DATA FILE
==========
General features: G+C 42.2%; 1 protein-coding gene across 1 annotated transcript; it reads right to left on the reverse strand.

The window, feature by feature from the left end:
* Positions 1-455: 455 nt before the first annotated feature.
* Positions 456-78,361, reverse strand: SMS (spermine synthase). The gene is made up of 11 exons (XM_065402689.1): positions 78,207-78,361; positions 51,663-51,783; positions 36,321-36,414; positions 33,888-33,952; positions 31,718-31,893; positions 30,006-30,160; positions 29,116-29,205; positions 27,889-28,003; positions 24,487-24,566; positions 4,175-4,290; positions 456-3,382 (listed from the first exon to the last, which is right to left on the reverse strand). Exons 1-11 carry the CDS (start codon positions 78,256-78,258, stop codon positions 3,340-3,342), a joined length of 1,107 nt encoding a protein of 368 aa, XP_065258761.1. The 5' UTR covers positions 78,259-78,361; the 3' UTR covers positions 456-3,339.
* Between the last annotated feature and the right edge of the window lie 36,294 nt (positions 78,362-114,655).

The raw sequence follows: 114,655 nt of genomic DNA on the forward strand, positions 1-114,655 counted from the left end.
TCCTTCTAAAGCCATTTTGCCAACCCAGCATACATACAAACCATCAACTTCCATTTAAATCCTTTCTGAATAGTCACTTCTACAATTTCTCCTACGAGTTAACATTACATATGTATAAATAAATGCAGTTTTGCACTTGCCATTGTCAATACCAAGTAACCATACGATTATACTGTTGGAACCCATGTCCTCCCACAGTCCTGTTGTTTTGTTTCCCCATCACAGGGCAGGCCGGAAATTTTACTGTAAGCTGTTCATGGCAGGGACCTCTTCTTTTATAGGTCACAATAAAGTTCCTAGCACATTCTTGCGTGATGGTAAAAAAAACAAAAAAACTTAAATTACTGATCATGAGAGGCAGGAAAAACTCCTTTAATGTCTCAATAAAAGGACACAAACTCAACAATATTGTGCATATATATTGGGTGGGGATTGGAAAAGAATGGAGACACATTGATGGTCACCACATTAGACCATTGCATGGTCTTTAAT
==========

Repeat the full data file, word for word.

General features: G+C 42.2%; 1 protein-coding gene across 1 annotated transcript; it reads right to left on the reverse strand.

The window, feature by feature from the left end:
* Positions 1-455: 455 nt before the first annotated feature.
* Positions 456-78,361, reverse strand: SMS (spermine synthase). The gene is made up of 11 exons (XM_065402689.1): positions 78,207-78,361; positions 51,663-51,783; positions 36,321-36,414; positions 33,888-33,952; positions 31,718-31,893; positions 30,006-30,160; positions 29,116-29,205; positions 27,889-28,003; positions 24,487-24,566; positions 4,175-4,290; positions 456-3,382 (listed from the first exon to the last, which is right to left on the reverse strand). Exons 1-11 carry the CDS (start codon positions 78,256-78,258, stop codon positions 3,340-3,342), a joined length of 1,107 nt encoding a protein of 368 aa, XP_065258761.1. The 5' UTR covers positions 78,259-78,361; the 3' UTR covers positions 456-3,339.
* Between the last annotated feature and the right edge of the window lie 36,294 nt (positions 78,362-114,655).

The raw sequence follows: 114,655 nt of genomic DNA on the forward strand, positions 1-114,655 counted from the left end.
TCCTTCTAAAGCCATTTTGCCAACCCAGCATACATACAAACCATCAACTTCCATTTAAATCCTTTCTGAATAGTCACTTCTACAATTTCTCCTACGAGTTAACATTACATATGTATAAATAAATGCAGTTTTGCACTTGCCATTGTCAATACCAAGTAACCATACGATTATACTGTTGGAACCCATGTCCTCCCACAGTCCTGTTGTTTTGTTTCCCCATCACAGGGCAGGCCGGAAATTTTACTGTAAGCTGTTCATGGCAGGGACCTCTTCTTTTATAGGTCACAATAAAGTTCCTAGCACATTCTTGCGTGATGGTAAAAAAAACAAAAAAACTTAAATTACTGATCATGAGAGGCAGGAAAAACTCCTTTAATGTCTCAATAAAAGGACACAAACTCAACAATATTGTGCATATATATTGGGTGGGGATTGGAAAAGAATGGAGACACATTGATGGTCACCACATTAGACCATTGCATGGTCTTTAAT